Dr. Stephenson, aka The VibrantDoc is a recognized leader in functional medicine and author of the best-selling care book Vibrant: A Groundbreaking Program to Get Energized, Reverse Aging, and Glow.

We spoke with Dr. Stephenson about the Rule of Halves—a moderation technique to cut your vices and improve health.

Vibrant Doc Dr. Stacie J

Dr. Stacie J. Stephenson

At Chilled, one of our main mottos is mindful drinking. Talk to us about what “mindful drinking” means to you.

Mindful drinking is really the only way to drink in a way that won’t negatively impact health. To me, mindful drinking means being attuned to how drinking (and eating, for that matter) feels, both in the moment and later. This can be more challenging with alcohol, since it lowers inhibitions, but if you reinforce the habit of mindful drinking, then even when you aren’t thinking about it, those habits will kick in.

To learn this skill, I believe in stopping after every sip and simply noticing: How did that taste? Was it satisfying, or am I just drinking because everyone else is, or because it’s a habit? Do I genuinely want another sip, or have I had enough? If I have more, how will I feel now? How will I feel later? It may sound silly, or disruptive, to imagine having all these thoughts after every sip, but, you can think all these things in an instant, once you get used to assessing how your body is reacting and how your mind is doing as you take in alcohol.

What usually happens for me is that after one drink—one glass of wine or one cocktail–I realize I’ve had enough. Maybe everyone is saying, “Let’s have another round!” but if my body is telling me that I have enjoyed one drink but don’t actually feel the need to have any more, or that I will probably regret having more because of how I will feel later, or because I know I’ll be less mindful of other things I want to stay mindful about, or just because I’m full, then I have learned to say, “No thanks, but I’d love a club soda with a lemon slice.”

Anyone can learn to do this, and I recommend learning this body-awareness practice because when you aren’t really thinking of it, you can get in the habit of drinking less, automatically knowing your chosen limits. I also recommend this because drinking too much alcohol burdens the liver and can cause headaches, overeating, and bad decisions. It can also negatively influence the balance of good bacteria in your microbiome. There are many good reasons to drink mindfully, but in my opinion, the best reason is because mindfulness in all consumption improves quality of life.

Tell us about the Rule of Halves.

Cold turkey is hard and dooms many to fail. We all have a pretty good idea about which of our health habits aren’t the best, and the Rule of Halves is a way to begin practicing moderation rather than abstinence. It’s simple to practice. Just do half of whatever you were doing before—half the amount, half the time, half the cost. For example, if you normally drink three or four glasses of wine in an evening, cut that in half. Try having 1-1/2 or 2 glasses of wine instead or pour just half of a glass each time and fill the other half with club soda for a spritzer.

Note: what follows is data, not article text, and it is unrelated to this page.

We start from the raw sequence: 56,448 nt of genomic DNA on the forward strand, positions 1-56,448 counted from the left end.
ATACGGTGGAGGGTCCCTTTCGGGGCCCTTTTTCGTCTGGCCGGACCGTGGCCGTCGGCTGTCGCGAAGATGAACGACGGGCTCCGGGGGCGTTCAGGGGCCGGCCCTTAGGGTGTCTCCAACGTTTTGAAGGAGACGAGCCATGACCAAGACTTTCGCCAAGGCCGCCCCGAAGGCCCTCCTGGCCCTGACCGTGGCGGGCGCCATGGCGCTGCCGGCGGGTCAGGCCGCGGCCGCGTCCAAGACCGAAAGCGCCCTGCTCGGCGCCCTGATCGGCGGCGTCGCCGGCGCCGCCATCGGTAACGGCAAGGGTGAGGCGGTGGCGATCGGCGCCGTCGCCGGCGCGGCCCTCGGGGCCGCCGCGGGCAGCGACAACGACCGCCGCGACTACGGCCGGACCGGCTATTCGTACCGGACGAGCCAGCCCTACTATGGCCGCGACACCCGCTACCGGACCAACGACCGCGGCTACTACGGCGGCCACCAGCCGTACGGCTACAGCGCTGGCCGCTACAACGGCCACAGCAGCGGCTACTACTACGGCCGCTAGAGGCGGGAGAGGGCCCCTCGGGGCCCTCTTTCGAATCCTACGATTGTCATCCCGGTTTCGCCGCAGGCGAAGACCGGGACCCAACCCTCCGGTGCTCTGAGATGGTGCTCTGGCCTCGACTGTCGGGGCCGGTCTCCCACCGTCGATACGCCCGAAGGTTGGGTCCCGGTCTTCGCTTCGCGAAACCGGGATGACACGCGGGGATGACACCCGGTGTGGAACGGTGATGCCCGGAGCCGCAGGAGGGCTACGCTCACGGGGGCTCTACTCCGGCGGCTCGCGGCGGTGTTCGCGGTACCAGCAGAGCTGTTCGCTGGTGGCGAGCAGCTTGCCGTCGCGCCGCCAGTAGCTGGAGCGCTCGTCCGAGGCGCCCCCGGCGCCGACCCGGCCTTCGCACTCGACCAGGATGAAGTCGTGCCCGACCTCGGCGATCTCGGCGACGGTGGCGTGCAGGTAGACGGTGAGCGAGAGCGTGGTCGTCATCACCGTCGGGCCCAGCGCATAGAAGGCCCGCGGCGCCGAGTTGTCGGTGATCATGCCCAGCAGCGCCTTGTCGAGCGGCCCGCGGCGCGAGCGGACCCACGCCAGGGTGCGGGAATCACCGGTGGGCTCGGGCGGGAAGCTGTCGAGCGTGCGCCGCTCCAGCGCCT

You still get to enjoy your indulgence, but you are consciously choosing to moderate it. Once you get comfortable with this amount, you can cut it in half again, so you’re just having one, or part of one. You can keep halving what you are doing until you no longer feel the need to do it, or you can settle into a more moderate amount, knowing that you have chosen to drink (or eat or buy or whatever) that much. Doing this will build your confidence in your ability to make good decisions to support your own health, and it can apply to any habit you would like to change.

Any advice how bartenders can help put this into practice with their guests?

Tell people about the Rule of Halves and how it’s worked for you. Talk about how great it feels to practice conscious moderation.

Bartending as a profession is grueling plus it may lead to unhealthy vices. Give us some tips/ tricks for bartenders who would like to manage a healthy lifestyle while working behind the bar.

Interestingly, mindfulness in work can be just as rewarding and health-promoting as mindfulness in drinking. I’m a doctor, not a bartender, but I would guess that many bartenders see drinking alcohol as part of the whole experience of bartending. Of course, there are many bartenders who don’t drink on the job, or who do so moderately, but I believe that if you do choose to do this, doing so mindfully can protect your health, so you don’t get so caught up in the party that you drink more than you intend every time you work. This can compromise your liver function, depress your immune function, and can even affect your mental health over time. Instead of drinking without thinking much about it, my advice as a doctor is to make every decision to drink a purposeful and considered decision.

Do you want to force your liver to have to detox from that drink? Do you want the calories? The sugar? Do you want to fill up on something with very little nutrition? Do you want to drink past the point of making good decisions? Maybe you are in the habit, but if you really think about it, you might realize that you don’t really want every shot a customer offers to buy for you. The customer is always right, as they say, but I would add the caveat: The customer is always right unless what they want compromises your health and well-being.